CGN Art World Recap: 6/23/22
Via The Art Newspaper
It seems that the art world has finally caught up with Gertrude Abercrombie. While her work has always been well regarded, until recently the market had failed to fully appreciate Abercrombie’s charming and delicate Surrealist works. That changed in February this year, when Chicago’s Hindman Auctions sold her small painting The Dinosaur (1964) for $387,500 (with fees) against an estimate of $30,000-$50,000, marking a worldwide artist record. With the recent surge of interest in Surrealism it is no wonder that Abercrombie’s work is being looked at more closely (even if one needs a magnifying glass to do so).
In September, Hindman will bring to the market Casting Spells: The Gertrude Abercrombie Collection of Laura and Gary Maurer. The single owner, single artist sale will see 21 of Abercrombie's most significant works, including the mystical Self and Cat (Possims) (1953), one of the physically largest works by the artist, who is known for minute and richly detailed paintings that can sometimes be no larger than a postage stamp.
Via Chicago Tribune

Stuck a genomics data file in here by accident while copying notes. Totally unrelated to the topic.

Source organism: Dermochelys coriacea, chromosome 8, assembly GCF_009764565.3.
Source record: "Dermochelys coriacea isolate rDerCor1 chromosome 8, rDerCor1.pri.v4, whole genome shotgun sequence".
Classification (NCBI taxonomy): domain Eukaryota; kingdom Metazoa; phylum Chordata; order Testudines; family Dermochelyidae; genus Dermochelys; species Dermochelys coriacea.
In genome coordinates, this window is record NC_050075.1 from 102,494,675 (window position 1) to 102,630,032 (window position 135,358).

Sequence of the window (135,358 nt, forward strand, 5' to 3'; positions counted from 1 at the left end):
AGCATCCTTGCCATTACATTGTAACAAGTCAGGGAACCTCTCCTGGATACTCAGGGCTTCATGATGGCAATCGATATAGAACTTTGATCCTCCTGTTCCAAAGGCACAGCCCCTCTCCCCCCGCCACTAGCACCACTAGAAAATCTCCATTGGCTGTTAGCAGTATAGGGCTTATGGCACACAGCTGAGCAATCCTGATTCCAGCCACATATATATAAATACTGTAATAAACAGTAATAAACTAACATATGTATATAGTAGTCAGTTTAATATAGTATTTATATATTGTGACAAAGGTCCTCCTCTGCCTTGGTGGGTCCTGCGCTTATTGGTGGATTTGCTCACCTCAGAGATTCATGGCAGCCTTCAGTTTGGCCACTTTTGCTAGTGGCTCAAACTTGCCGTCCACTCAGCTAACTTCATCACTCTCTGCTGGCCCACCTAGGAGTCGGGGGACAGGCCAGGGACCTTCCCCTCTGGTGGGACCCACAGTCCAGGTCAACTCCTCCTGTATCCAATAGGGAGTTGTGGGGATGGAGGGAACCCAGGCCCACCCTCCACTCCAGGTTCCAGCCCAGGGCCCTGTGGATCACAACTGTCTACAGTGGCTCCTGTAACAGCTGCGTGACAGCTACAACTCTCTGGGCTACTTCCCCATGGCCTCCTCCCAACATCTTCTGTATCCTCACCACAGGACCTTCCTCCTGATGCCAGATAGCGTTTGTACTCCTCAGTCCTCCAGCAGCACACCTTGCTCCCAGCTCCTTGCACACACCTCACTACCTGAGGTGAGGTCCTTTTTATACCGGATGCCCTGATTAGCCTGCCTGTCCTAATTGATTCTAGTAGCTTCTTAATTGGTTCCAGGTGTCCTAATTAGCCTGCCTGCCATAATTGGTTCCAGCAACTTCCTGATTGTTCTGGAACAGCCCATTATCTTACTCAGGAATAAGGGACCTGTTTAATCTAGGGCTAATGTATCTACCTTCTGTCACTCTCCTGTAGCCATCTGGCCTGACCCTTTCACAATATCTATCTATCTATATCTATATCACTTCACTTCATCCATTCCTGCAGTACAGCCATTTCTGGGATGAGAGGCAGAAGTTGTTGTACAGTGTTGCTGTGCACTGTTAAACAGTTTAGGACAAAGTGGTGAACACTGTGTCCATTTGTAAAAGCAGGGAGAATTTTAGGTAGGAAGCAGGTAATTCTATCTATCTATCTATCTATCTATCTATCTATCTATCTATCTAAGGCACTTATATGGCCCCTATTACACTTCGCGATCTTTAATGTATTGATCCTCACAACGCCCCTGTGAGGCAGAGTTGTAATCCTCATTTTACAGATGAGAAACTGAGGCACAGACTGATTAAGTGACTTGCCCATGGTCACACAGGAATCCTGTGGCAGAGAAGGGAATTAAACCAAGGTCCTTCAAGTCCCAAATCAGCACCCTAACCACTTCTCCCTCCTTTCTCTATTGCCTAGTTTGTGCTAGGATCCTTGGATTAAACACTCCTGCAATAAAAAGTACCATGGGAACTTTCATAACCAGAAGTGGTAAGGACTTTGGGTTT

This latest art adventure began with the heart attack [artist Tony] Fitzpatrick suffered in 2015. “My cardiac rehab nurse was this wonderful woman named Rosa at St. Mary’s Hospital. She told me her nephew was an artist and asked if I would meet with him.”
Of course, he said yes.
That artist was Danny Torres, some three decades younger than Fitzpatrick, who has a long history of encouraging and mentoring younger artists.
“So I came and met Tony and we just sat there talking and it was like we had known each other forever,” Torres told me. “It was like in that movie, ‘Back to the Future,’ where Marty meets his older self.”
This year’s Unlimited section features 70 large-scale works, including Theaster Gates’s Hardware Store Painting (2020–22), which measures 16 feet by 28 feet. Presented by Gray, this installation memorializes a family-owned True Value hardware store formerly located on Chicago’s South Side and then turned into an artistic material. Gates, whose practice is deeply invested in the preservation of neglected social and cultural histories of his hometown, acquired the store and all of its merchandise in 2014; he has continued to activate the Halsted True Value Hardware archive since 2016. Aware of the value of such places for local communities, the interdisciplinary artist invites viewers to look beyond the objects: “The hardware store is the atlas. Like so many encyclopedic forms, it reminds us of a singular vocabulary, a homeland, a material sanctuary that unfortunately has its end when the form of exchange is no longer convenient.”